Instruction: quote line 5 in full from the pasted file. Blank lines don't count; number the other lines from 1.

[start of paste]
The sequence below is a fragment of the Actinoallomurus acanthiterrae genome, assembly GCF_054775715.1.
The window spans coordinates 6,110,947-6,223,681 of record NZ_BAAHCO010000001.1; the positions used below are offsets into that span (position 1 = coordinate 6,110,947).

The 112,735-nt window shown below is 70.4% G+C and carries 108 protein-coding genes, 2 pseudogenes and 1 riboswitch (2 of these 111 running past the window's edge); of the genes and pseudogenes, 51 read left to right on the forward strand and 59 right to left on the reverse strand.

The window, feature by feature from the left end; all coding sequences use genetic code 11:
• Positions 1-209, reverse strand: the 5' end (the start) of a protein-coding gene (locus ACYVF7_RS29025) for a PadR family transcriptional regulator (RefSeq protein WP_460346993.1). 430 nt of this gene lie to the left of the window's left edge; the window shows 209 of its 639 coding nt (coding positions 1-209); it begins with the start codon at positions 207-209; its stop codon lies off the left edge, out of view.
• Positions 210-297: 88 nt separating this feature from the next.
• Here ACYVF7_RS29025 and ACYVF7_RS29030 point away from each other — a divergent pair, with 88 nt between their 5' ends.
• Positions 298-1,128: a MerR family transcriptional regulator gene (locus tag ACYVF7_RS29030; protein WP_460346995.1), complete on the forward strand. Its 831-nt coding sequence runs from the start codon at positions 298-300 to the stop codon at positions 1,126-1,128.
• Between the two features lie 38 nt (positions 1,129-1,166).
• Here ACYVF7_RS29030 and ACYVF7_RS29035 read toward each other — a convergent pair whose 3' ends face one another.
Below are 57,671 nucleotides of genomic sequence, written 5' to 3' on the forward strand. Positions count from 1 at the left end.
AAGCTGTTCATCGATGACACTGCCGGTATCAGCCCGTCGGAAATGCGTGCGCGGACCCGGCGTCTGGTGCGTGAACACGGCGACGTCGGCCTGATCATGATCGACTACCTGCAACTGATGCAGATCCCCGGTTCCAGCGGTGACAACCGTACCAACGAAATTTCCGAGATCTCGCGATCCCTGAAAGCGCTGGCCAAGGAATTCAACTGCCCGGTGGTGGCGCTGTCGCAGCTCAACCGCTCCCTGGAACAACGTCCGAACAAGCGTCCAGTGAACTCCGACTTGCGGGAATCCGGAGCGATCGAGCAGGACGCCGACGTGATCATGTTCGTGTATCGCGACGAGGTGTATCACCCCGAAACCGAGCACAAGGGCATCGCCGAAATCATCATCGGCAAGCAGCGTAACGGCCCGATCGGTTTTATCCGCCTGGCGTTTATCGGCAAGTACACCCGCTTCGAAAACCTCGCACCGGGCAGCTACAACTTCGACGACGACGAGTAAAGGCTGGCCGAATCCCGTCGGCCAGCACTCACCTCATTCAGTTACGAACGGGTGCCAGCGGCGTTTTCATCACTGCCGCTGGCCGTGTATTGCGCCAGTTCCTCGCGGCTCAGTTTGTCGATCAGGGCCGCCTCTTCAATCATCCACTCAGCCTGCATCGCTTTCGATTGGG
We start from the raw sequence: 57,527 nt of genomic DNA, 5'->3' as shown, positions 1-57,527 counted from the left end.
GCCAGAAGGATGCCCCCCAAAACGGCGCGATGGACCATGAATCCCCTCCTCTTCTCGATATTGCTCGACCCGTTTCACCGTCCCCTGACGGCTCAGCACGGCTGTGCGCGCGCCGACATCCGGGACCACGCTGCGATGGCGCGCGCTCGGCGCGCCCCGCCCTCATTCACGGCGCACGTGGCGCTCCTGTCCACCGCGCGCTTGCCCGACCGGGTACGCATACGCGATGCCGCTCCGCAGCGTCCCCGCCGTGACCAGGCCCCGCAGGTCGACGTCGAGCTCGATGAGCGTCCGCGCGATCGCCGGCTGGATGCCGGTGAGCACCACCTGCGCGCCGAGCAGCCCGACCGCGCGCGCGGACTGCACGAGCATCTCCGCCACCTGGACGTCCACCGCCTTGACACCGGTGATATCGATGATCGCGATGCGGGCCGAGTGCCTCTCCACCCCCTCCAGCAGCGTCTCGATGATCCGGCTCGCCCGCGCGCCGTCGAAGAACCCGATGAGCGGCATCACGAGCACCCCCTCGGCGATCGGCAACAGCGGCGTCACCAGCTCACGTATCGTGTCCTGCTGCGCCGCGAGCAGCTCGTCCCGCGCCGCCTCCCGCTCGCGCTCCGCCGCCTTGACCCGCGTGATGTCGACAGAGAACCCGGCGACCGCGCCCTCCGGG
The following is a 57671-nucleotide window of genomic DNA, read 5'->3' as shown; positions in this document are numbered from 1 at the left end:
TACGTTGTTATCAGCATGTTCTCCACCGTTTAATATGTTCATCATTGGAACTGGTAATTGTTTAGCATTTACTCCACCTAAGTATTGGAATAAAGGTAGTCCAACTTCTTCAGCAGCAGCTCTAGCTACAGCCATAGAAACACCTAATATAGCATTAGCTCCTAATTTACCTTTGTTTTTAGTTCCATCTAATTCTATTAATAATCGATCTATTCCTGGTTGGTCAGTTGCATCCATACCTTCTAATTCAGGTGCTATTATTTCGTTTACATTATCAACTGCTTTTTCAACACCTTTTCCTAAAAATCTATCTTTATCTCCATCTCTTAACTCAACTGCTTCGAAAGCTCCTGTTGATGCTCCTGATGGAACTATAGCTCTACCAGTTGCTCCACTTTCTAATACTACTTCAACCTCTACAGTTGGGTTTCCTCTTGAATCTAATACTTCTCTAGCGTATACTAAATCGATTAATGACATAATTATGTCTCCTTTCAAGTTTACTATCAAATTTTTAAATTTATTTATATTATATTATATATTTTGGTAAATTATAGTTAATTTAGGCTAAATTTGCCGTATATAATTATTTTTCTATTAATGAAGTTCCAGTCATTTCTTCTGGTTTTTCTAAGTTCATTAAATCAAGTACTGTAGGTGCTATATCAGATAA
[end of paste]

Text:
• Positions 1-209, reverse strand: the 5' end (the start) of a protein-coding gene (locus ACYVF7_RS29025) for a PadR family transcriptional regulator (RefSeq protein WP_460346993.1). 430 nt of this gene lie to the left of the window's left edge; the window shows 209 of its 639 coding nt (coding positions 1-209); it begins with the start codon at positions 207-209; its stop codon lies off the left edge, out of view.